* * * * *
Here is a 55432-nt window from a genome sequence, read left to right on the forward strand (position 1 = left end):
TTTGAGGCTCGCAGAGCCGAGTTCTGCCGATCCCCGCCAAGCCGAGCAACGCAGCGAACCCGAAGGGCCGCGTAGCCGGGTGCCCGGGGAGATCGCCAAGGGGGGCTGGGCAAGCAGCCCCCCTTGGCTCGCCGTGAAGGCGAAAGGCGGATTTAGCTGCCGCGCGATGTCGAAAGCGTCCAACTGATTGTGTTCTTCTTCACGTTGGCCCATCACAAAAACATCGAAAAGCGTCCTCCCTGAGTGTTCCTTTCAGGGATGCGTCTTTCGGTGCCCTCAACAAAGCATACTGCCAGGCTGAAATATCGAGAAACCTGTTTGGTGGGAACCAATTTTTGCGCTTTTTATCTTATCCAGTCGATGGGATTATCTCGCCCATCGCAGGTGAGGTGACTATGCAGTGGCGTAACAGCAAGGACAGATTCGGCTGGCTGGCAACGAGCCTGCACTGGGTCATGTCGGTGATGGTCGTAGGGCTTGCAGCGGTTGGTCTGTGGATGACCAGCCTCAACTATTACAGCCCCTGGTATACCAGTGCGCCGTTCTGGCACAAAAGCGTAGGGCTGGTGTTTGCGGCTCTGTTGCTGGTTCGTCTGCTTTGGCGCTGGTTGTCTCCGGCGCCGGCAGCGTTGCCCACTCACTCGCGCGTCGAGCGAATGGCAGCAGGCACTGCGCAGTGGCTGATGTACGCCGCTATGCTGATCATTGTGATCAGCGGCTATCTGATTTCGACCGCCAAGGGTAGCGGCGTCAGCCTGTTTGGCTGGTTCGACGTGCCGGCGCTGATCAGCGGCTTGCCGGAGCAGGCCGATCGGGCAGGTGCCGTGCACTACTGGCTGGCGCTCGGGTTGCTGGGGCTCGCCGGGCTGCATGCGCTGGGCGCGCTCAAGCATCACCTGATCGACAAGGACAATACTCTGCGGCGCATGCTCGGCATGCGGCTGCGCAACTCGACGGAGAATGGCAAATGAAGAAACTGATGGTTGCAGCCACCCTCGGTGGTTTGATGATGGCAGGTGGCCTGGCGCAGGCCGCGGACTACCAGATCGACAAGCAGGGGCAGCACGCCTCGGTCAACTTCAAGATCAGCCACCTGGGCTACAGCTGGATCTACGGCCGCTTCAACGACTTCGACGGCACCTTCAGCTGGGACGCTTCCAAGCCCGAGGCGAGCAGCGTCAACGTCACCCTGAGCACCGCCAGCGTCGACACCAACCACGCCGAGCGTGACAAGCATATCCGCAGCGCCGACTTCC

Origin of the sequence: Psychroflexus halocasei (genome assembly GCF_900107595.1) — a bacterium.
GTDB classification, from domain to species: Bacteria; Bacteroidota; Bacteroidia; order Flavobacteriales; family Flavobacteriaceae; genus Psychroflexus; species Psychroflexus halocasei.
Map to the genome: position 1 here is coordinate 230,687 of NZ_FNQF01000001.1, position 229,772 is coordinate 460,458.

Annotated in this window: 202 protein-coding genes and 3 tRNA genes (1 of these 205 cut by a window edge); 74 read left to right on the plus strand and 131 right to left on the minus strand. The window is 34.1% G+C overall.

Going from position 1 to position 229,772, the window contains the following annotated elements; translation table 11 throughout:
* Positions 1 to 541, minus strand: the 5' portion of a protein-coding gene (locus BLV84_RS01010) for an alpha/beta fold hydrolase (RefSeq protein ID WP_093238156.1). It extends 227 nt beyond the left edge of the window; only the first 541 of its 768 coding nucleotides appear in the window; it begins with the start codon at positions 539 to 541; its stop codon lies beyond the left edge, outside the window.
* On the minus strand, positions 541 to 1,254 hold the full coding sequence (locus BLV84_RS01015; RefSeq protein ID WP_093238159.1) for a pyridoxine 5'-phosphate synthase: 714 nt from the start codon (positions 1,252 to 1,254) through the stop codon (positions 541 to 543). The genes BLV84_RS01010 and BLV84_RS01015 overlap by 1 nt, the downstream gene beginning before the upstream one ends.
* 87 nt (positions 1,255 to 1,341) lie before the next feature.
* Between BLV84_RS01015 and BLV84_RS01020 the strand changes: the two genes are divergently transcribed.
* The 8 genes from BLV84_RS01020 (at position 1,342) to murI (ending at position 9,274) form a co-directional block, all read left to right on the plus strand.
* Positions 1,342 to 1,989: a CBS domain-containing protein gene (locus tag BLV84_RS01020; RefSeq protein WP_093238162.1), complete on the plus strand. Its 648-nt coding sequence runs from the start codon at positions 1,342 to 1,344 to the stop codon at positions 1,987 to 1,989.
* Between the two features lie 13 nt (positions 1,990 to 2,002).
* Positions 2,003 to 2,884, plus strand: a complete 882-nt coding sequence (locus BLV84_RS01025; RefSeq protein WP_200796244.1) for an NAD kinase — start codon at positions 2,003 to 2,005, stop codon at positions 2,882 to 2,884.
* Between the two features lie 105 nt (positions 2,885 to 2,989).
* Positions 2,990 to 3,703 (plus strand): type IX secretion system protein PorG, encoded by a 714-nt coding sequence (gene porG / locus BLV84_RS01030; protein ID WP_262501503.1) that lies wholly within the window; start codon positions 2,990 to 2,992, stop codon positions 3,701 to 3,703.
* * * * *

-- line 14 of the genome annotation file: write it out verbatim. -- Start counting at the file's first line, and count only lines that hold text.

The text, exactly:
* Between the two features lie 13 nt (positions 1,990 to 2,002).